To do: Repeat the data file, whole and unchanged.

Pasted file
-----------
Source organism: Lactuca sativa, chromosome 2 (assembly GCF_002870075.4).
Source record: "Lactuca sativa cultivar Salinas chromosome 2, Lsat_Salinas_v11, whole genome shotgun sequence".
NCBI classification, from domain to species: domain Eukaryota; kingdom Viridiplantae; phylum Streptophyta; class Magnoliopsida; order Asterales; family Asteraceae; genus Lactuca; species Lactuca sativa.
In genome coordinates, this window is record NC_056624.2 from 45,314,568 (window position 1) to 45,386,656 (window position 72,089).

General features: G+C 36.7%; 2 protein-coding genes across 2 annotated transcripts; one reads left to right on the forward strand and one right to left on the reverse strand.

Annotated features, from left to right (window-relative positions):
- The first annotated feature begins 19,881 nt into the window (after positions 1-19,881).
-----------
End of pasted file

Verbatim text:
Source organism: Lactuca sativa, chromosome 2 (assembly GCF_002870075.4).
Source record: "Lactuca sativa cultivar Salinas chromosome 2, Lsat_Salinas_v11, whole genome shotgun sequence".
NCBI classification, from domain to species: domain Eukaryota; kingdom Viridiplantae; phylum Streptophyta; class Magnoliopsida; order Asterales; family Asteraceae; genus Lactuca; species Lactuca sativa.
In genome coordinates, this window is record NC_056624.2 from 45,314,568 (window position 1) to 45,386,656 (window position 72,089).

General features: G+C 36.7%; 2 protein-coding genes across 2 annotated transcripts; one reads left to right on the forward strand and one right to left on the reverse strand.

Annotated features, from left to right (window-relative positions):
- The first annotated feature begins 19,881 nt into the window (after positions 1-19,881).